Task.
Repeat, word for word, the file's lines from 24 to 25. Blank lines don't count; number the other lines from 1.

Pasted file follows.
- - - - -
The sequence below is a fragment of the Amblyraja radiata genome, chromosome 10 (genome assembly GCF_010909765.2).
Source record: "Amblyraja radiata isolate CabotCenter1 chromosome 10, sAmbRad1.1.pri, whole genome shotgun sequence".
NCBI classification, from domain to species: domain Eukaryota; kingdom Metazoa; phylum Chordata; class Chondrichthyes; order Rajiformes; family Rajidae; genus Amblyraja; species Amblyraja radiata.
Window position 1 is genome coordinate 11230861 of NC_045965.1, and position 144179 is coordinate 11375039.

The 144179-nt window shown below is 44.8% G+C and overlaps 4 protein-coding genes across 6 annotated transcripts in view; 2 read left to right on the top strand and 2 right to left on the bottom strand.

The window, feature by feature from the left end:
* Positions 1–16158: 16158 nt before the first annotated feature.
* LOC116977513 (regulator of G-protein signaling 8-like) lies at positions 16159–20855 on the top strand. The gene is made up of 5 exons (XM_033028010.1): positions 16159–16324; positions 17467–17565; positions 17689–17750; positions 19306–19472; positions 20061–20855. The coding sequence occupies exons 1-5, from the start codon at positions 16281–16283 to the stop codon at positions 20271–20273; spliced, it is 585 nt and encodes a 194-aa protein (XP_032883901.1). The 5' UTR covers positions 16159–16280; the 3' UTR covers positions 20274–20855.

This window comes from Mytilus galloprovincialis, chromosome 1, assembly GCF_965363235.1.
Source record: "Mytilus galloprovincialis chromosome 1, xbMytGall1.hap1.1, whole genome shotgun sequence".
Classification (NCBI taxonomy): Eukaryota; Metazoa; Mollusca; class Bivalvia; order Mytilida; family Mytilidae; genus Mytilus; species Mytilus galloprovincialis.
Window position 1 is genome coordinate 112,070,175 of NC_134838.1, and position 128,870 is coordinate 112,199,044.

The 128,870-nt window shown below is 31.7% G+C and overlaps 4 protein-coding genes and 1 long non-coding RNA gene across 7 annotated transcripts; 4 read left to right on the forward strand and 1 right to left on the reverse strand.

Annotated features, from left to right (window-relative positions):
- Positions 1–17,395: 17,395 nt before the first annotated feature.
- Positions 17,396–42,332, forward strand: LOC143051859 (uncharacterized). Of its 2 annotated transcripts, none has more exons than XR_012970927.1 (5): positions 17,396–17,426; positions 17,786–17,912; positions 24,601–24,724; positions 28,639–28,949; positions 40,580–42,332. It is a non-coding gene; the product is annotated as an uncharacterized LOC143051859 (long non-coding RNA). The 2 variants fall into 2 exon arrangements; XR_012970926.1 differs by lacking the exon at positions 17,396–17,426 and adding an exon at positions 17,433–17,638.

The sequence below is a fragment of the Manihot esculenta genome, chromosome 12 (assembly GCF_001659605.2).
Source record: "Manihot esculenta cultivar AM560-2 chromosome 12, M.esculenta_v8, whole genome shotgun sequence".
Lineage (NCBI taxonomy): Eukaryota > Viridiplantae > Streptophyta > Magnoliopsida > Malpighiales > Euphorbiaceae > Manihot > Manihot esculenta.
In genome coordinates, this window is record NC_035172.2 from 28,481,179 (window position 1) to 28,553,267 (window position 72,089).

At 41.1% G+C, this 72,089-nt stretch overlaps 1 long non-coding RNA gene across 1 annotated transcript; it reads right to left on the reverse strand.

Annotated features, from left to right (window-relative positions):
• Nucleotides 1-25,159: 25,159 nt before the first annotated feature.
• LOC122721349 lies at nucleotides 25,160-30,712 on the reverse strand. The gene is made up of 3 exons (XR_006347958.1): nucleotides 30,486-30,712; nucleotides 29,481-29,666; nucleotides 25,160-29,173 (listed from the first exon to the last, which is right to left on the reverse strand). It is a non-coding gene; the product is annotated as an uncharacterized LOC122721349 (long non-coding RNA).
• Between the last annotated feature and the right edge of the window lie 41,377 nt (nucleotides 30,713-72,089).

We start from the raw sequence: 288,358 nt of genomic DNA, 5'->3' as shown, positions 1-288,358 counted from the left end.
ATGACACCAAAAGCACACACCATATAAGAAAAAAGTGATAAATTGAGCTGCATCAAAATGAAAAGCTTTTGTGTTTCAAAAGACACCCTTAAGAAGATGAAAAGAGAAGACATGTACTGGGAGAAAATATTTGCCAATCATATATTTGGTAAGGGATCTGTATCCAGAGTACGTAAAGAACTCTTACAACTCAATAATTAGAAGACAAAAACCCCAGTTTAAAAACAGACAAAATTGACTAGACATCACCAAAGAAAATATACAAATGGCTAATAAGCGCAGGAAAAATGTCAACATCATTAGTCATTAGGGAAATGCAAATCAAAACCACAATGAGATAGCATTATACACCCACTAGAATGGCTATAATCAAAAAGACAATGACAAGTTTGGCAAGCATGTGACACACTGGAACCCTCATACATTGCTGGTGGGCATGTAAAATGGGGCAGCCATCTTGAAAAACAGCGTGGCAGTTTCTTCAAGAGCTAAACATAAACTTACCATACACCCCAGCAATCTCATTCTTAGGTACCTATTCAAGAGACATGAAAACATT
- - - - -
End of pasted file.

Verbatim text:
• LOC122721349 lies at nucleotides 25,160-30,712 on the reverse strand. The gene is made up of 3 exons (XR_006347958.1): nucleotides 30,486-30,712; nucleotides 29,481-29,666; nucleotides 25,160-29,173 (listed from the first exon to the last, which is right to left on the reverse strand). It is a non-coding gene; the product is annotated as an uncharacterized LOC122721349 (long non-coding RNA).
• Between the last annotated feature and the right edge of the window lie 41,377 nt (nucleotides 30,713-72,089).